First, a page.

Comparable outcomes of haploidentical, 10/10 and 9/10 unrelated donor transplantation in adverse karyotype AML in first complete remission

Research output: Contribution to journalArticle


  • Francesca Lorentino
  • Charles Craddock
  • Acute Leukemia Working Party (ALWP) of the European society for Blood and Marrow Transplantation (EBMT)

Colleges, School and Institutes

External organisations

  • Hematology and Bone Marrow Transplantation Unit, San Raffaele Scientific Institute


Allogeneic hematopoietic stem cell transplantation (HSCT) is the most powerful therapy preventing relapse in patients with adverse cytogenetics acute myeloid leukemia (AML) in first complete remission (CR1). In the absence of a matched related donor, potential alternatives include 10/10, 9/10 HLA‐matched unrelated (UD) or haploidentical (Haplo) donors. We analyzed clinical outcomes of patients undergoing T‐cell repleted Haplo (n = 74), 10/10 UD (n = 433) and 9/10 UD HSCT (n = 123) from 2007 to 2015, reported to the EBMT Registry. Adverse risk AML was defined according to the 2017 ELN cytogenetic risk classification. The 2‐year nonrelapse mortality was 19% for Haplo, 18% for 10/10 UD and 18% for 9/10 UD (P = .9). The relapse incidence was not significantly affected by donor source, with a 2‐year incidence of 27% for Haplo HSCT, 39% for 10/10 UD and 37% for 9/10 UD SCT (P = .3). We show comparable probabilities of leukemia‐free survival (LFS) and overall survival (OS) at 2 years among Haplo HSCT, 10/10 UD SCT and 9/10 UD SCT (53% and 59%, 43% and 50%, 44% and 50%, respectively, P = .5 for both parameters). The type of donor was not significantly associated with either acute or chronic graft‐vs.‐host disease incidence. Using multivariable Cox model, Haplo HSCT recipients experienced comparable OS and LFS to 10/10 and 9/10 UD. In the present series of adverse cytogenetics AML patients in CR1, Haplo HSCT recipients had comparable outcomes to those of 10/10 and 9/10 UDs, suggesting that all these types of HSCT may be considered a valid option in this high risk population.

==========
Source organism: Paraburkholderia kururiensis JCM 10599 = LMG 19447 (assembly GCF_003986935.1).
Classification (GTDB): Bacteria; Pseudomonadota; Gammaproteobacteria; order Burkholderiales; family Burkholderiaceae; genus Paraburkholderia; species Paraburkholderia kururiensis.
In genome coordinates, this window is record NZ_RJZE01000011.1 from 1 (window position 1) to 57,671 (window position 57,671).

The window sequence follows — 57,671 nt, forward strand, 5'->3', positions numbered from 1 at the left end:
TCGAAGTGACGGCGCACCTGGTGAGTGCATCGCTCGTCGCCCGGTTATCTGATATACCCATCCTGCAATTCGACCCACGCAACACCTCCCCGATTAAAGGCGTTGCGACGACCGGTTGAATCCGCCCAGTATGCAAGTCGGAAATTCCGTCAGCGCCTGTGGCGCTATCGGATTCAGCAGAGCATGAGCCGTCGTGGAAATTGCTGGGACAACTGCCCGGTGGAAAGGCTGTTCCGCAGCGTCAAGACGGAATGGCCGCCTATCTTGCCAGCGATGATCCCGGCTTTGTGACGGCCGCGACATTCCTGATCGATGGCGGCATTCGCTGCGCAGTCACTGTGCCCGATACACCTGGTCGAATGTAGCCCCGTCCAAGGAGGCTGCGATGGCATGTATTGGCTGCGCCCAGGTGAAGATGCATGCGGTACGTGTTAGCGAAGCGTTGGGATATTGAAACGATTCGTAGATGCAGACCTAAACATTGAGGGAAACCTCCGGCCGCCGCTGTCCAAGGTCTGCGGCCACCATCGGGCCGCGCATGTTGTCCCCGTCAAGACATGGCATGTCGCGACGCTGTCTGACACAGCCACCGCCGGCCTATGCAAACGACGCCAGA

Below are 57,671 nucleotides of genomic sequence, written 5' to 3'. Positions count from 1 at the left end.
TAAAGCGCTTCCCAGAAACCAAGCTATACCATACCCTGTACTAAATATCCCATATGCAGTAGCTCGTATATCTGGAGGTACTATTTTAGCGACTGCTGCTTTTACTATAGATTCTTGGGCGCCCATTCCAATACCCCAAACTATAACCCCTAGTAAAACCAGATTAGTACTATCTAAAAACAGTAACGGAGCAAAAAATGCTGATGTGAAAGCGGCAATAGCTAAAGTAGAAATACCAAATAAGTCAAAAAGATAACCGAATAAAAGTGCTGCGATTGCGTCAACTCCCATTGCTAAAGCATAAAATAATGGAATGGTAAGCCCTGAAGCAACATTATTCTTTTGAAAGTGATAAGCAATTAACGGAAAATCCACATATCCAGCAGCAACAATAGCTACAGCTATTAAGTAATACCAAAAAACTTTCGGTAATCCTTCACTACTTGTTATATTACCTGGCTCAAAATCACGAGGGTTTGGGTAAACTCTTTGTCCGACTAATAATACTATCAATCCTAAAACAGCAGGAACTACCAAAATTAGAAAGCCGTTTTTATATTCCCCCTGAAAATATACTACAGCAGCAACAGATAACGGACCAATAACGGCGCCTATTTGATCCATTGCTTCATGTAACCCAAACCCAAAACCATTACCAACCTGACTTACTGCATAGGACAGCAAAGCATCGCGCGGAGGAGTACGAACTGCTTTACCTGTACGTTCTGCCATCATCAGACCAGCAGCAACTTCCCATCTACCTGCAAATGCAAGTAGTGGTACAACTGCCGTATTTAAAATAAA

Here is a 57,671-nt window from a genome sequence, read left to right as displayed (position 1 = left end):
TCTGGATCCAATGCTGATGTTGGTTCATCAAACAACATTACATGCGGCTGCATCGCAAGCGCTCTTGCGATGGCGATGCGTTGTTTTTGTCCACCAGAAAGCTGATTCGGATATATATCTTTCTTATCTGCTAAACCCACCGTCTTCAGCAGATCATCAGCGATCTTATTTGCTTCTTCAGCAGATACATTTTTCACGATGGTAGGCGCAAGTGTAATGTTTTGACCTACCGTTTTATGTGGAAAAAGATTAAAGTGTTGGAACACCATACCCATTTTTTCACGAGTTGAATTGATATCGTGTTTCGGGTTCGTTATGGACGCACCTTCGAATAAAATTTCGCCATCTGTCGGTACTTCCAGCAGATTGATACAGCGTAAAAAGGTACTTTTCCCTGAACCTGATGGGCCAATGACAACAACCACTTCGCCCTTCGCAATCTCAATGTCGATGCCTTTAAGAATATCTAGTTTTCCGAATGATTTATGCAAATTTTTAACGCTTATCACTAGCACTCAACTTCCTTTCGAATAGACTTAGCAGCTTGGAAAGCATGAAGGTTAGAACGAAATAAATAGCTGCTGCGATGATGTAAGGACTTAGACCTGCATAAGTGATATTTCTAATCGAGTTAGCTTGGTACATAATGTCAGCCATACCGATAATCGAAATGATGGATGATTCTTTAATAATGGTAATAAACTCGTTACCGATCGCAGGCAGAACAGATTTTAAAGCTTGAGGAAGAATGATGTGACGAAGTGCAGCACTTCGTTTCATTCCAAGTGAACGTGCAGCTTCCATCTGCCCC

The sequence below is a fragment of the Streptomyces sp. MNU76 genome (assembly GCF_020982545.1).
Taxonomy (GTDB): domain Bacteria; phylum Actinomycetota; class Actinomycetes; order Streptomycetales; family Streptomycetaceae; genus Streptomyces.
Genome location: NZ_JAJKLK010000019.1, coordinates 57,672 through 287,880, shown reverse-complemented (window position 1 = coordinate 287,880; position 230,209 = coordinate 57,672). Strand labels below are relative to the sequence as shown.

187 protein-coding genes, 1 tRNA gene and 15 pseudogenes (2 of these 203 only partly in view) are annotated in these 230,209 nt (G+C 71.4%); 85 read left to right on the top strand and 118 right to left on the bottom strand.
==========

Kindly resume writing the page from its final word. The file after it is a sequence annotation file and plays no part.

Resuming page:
Original languageEnglish
JournalAmerican Journal of Haematology
Early online date30 Jul 2018
Publication statusPublished - 3 Sep 2018